You must have heard that microdosing is a routine of reducing your intake of drugs to a small amount to minimise its side effects while reaping its benefits slowly. Did you know a similar concept can also be used for your skincare routine? We don’t need to convince you when it comes to using retinol or glycolic acid on your skin since they are the holy grail of actives. However, an overdose of such potent ingredients on the skin can harm the skin’s barrier and change the skin type, at times from bad to worse, especially if you’ve just started using actives. Experts believe that skincare microdosing can help avoid this situation. To learn more about this intriguing new skincare trend, we did our research and here is what we know.
What Is ‘Skincare Microdosing’?
The actives have multiple skin benefits, but they can irritate the skin if overdosed. Skincare microdosing is using low concentrations of active ingredients on the skin to increase its tolerance towards it. Small amounts of actives help your skin get used to the product without freaking it out. Including a low concentration of actives also reduces the risk of adverse effects if you have sensitive skin. “In order to achieve healthier skin, it is wiser to use a lower strength that is comfortable and be consistent with the routine rather than using a higher strength that disrupts the skin barrier,” says Dr Niketa Sonavane, Celebrity Dermatologist and founder of Ambrosia Aesthetics in Mumbai.
Ingredients That Can And Can’t Be Used For Skincare Microdosing
Using less product is not the goal but using a product with lower concentration is. Not all ingredients can be used for microdosing as they have different effects on the skin. Sunscreen (or products with SPF) doesn’t come under microdosing. Low concentrations will not protect the skin from UV rays and other environmental aggressors. Most actives can be used to microdose; the following are the actives to consider if you want to try the trend:
Vitamin C is known for its skin-brightening benefits and is one of the best anti-ageing ingredients because it promotes collagen production. A concentration of 5-10% of vitamin C can be used to start with to keep the skin hydrated and bright. It also minimises the appearance of dark circles and hyperpigmentation.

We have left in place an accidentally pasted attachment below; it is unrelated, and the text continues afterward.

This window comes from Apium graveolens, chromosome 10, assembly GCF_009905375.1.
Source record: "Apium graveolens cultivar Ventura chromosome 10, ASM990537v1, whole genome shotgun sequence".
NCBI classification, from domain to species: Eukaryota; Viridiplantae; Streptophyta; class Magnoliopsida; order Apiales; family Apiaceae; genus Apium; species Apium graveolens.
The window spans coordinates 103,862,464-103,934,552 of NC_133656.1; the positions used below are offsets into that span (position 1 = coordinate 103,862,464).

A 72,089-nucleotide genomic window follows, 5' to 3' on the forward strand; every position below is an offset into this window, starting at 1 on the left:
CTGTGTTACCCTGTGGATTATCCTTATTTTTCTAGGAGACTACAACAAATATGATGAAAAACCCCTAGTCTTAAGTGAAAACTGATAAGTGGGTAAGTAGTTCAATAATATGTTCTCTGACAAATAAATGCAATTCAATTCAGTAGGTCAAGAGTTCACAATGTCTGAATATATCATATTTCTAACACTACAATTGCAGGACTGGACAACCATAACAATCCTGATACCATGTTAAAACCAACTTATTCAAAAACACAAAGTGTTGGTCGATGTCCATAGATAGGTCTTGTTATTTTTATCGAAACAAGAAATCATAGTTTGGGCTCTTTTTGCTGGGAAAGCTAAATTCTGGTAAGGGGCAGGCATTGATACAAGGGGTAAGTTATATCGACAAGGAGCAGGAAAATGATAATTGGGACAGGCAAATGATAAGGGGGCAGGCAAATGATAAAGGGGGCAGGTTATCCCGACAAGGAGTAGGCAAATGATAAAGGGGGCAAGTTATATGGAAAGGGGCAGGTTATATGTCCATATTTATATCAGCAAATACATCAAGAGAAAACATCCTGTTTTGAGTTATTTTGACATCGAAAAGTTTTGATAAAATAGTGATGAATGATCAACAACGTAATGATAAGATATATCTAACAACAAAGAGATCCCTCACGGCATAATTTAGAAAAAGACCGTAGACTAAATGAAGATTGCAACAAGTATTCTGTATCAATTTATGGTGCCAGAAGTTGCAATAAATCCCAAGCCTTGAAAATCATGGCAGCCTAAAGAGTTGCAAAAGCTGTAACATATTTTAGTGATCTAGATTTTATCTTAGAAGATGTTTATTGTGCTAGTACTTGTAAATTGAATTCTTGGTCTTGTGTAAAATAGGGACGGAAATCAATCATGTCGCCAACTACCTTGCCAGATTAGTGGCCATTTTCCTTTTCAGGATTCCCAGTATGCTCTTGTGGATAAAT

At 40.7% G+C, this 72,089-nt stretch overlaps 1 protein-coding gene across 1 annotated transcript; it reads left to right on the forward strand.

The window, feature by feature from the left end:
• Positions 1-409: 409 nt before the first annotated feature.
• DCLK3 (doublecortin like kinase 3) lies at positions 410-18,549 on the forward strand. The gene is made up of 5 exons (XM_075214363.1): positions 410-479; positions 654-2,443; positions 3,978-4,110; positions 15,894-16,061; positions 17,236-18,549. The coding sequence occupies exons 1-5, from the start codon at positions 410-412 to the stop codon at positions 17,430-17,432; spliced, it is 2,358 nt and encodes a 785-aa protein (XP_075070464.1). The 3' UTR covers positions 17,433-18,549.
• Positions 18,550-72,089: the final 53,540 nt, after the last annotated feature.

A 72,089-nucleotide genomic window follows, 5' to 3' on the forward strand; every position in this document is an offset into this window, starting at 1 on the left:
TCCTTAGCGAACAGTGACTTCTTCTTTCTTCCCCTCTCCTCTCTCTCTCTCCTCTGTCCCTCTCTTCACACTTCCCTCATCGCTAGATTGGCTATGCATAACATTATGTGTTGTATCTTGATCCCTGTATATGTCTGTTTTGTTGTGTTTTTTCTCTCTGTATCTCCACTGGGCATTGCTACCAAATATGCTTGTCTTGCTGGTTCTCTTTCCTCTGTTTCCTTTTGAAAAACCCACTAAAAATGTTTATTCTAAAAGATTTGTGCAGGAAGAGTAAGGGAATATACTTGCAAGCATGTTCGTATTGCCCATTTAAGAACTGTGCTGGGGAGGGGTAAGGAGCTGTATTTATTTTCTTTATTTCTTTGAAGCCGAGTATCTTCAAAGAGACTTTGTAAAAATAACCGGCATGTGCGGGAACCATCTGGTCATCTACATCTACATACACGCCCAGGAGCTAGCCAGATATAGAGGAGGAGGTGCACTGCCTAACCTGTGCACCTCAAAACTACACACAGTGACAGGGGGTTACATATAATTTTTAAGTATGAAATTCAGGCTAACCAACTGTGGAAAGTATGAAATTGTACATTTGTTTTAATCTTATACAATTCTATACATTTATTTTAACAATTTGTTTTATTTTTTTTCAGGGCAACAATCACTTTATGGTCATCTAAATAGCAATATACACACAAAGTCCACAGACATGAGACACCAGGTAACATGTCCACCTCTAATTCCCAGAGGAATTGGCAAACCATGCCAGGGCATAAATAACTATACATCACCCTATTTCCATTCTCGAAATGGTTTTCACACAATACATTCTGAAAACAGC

Many say that retinol is the trickiest ingredient for the skin to get used to, but it also gives the best benefits. It is a type of retinoid made from vitamin A that boosts skin elasticity and minimises the appearance of fine lines and wrinkles. 0.25 to 0.5 % is the ideal concentration for microdosing.
AHAs are organic acids that exfoliate the skin over time and help in the reduction of dark spots and improve skin texture. They also prevent the shedding of skin cells in the pores that cause blockage. 5% of AHA can treat acne when used for microdosing.
This helps to reduce blemishes, blackheads and enlarged pores. It also improves hydration and contains ingredients such as antioxidants to help repair and help prevent signs of ageing. It is naturally anti-inflammatory, which makes it much kinder on the skin. The recommended amount for BHA, for skincare microdosing, is 1%.
“Other less harmful or less irritating ingredients such as hyaluronic acid, niacinamide, zinc or vitamin E can also be incorporated in microdosing formats for easier usage and less contamination for the patients,” says Dr Sravya C Tipirneni, Consultant Dermatologist and Cosmetologist at Manipal Hospital, Bangalore.
Benefits Of Skincare Microdosing
“Those with honey and chocolate skin tones may benefit even more from microdosing. Because people with darker skin are more prone to hyperpigmentation with the use of strong actives,” says Dr Niketa. She further explains that the lower concentrations will keep the skin from becoming inflamed which, if unchecked, can lead to post-inflammatory hyperpigmentation.
Skincare microdosing also enables you to analyse what is happening to the skin during the process and monitor the results better. Additionally, microdosing encourages a sustainable skincare routine by reducing the need for multiple products. It is crucial to not introduce all possible ingredients together; instead, take a slower approach by introducing one active at a time.